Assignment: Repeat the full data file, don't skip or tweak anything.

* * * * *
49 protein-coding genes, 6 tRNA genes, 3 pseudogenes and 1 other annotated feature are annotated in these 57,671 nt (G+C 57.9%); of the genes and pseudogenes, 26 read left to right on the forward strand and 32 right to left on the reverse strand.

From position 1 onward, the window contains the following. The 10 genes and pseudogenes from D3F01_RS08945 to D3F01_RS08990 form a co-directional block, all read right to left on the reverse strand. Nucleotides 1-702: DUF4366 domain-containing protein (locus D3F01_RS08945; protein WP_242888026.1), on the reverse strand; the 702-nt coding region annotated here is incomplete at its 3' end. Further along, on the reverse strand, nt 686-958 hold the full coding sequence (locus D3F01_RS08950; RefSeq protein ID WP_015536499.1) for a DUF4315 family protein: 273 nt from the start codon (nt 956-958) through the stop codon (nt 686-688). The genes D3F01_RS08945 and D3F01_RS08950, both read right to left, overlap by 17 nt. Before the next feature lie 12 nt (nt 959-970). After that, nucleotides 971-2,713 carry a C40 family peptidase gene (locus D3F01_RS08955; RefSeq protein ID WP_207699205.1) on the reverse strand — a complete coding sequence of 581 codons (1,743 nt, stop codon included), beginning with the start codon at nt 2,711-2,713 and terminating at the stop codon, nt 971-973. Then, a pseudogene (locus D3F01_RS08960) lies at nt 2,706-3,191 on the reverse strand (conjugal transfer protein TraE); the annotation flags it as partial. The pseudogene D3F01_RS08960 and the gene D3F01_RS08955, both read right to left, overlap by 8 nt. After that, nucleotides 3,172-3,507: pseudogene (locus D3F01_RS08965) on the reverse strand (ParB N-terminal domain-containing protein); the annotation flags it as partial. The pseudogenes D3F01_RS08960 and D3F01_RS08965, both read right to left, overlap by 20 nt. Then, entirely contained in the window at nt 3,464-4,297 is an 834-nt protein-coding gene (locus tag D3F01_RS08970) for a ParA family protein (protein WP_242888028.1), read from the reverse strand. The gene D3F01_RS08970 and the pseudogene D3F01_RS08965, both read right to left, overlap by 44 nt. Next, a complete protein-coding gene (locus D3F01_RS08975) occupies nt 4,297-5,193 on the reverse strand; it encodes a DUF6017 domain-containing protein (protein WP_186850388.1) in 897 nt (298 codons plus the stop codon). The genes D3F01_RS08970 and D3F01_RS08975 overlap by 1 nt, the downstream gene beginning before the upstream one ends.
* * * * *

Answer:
49 protein-coding genes, 6 tRNA genes, 3 pseudogenes and 1 other annotated feature are annotated in these 57,671 nt (G+C 57.9%); of the genes and pseudogenes, 26 read left to right on the forward strand and 32 right to left on the reverse strand.

From position 1 onward, the window contains the following. The 10 genes and pseudogenes from D3F01_RS08945 to D3F01_RS08990 form a co-directional block, all read right to left on the reverse strand. Nucleotides 1-702: DUF4366 domain-containing protein (locus D3F01_RS08945; protein WP_242888026.1), on the reverse strand; the 702-nt coding region annotated here is incomplete at its 3' end. Further along, on the reverse strand, nt 686-958 hold the full coding sequence (locus D3F01_RS08950; RefSeq protein ID WP_015536499.1) for a DUF4315 family protein: 273 nt from the start codon (nt 956-958) through the stop codon (nt 686-688). The genes D3F01_RS08945 and D3F01_RS08950, both read right to left, overlap by 17 nt. Before the next feature lie 12 nt (nt 959-970). After that, nucleotides 971-2,713 carry a C40 family peptidase gene (locus D3F01_RS08955; RefSeq protein ID WP_207699205.1) on the reverse strand — a complete coding sequence of 581 codons (1,743 nt, stop codon included), beginning with the start codon at nt 2,711-2,713 and terminating at the stop codon, nt 971-973. Then, a pseudogene (locus D3F01_RS08960) lies at nt 2,706-3,191 on the reverse strand (conjugal transfer protein TraE); the annotation flags it as partial. The pseudogene D3F01_RS08960 and the gene D3F01_RS08955, both read right to left, overlap by 8 nt. After that, nucleotides 3,172-3,507: pseudogene (locus D3F01_RS08965) on the reverse strand (ParB N-terminal domain-containing protein); the annotation flags it as partial. The pseudogenes D3F01_RS08960 and D3F01_RS08965, both read right to left, overlap by 20 nt. Then, entirely contained in the window at nt 3,464-4,297 is an 834-nt protein-coding gene (locus tag D3F01_RS08970) for a ParA family protein (protein WP_242888028.1), read from the reverse strand. The gene D3F01_RS08970 and the pseudogene D3F01_RS08965, both read right to left, overlap by 44 nt. Next, a complete protein-coding gene (locus D3F01_RS08975) occupies nt 4,297-5,193 on the reverse strand; it encodes a DUF6017 domain-containing protein (protein WP_186850388.1) in 897 nt (298 codons plus the stop codon). The genes D3F01_RS08970 and D3F01_RS08975 overlap by 1 nt, the downstream gene beginning before the upstream one ends.